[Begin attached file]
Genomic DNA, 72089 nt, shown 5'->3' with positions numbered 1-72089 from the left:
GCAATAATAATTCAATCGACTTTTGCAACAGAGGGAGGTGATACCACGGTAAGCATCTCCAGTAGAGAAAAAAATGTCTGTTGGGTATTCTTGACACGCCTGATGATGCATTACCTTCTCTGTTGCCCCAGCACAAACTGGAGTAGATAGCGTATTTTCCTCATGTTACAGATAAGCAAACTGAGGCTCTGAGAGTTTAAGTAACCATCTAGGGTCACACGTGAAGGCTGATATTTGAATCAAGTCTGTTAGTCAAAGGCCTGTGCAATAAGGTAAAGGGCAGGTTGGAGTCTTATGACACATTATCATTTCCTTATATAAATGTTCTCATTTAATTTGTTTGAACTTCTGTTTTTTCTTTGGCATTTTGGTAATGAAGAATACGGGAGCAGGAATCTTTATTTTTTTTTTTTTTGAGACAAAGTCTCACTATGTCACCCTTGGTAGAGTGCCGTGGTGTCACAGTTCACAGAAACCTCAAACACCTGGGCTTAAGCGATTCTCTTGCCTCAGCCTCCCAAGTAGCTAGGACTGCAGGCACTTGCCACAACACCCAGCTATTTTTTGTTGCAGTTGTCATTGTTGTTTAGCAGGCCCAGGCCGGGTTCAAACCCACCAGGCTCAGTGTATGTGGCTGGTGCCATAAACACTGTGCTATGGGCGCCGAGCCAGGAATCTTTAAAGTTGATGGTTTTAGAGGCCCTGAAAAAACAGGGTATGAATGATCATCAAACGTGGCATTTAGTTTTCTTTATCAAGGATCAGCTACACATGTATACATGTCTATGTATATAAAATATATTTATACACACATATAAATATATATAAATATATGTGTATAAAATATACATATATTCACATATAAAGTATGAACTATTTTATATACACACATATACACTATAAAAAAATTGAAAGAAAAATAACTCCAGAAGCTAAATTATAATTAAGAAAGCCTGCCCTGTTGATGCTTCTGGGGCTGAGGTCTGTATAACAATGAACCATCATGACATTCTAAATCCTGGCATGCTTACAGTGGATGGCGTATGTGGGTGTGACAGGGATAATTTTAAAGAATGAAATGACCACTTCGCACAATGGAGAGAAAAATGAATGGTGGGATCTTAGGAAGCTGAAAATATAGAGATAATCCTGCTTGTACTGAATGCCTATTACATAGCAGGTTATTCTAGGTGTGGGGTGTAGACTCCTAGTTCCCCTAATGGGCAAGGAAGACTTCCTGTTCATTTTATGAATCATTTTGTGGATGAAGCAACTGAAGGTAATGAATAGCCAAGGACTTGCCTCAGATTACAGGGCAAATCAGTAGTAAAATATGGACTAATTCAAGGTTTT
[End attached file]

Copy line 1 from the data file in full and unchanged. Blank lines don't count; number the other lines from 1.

Genomic DNA, 72089 nt, shown 5'->3' with positions numbered 1-72089 from the left: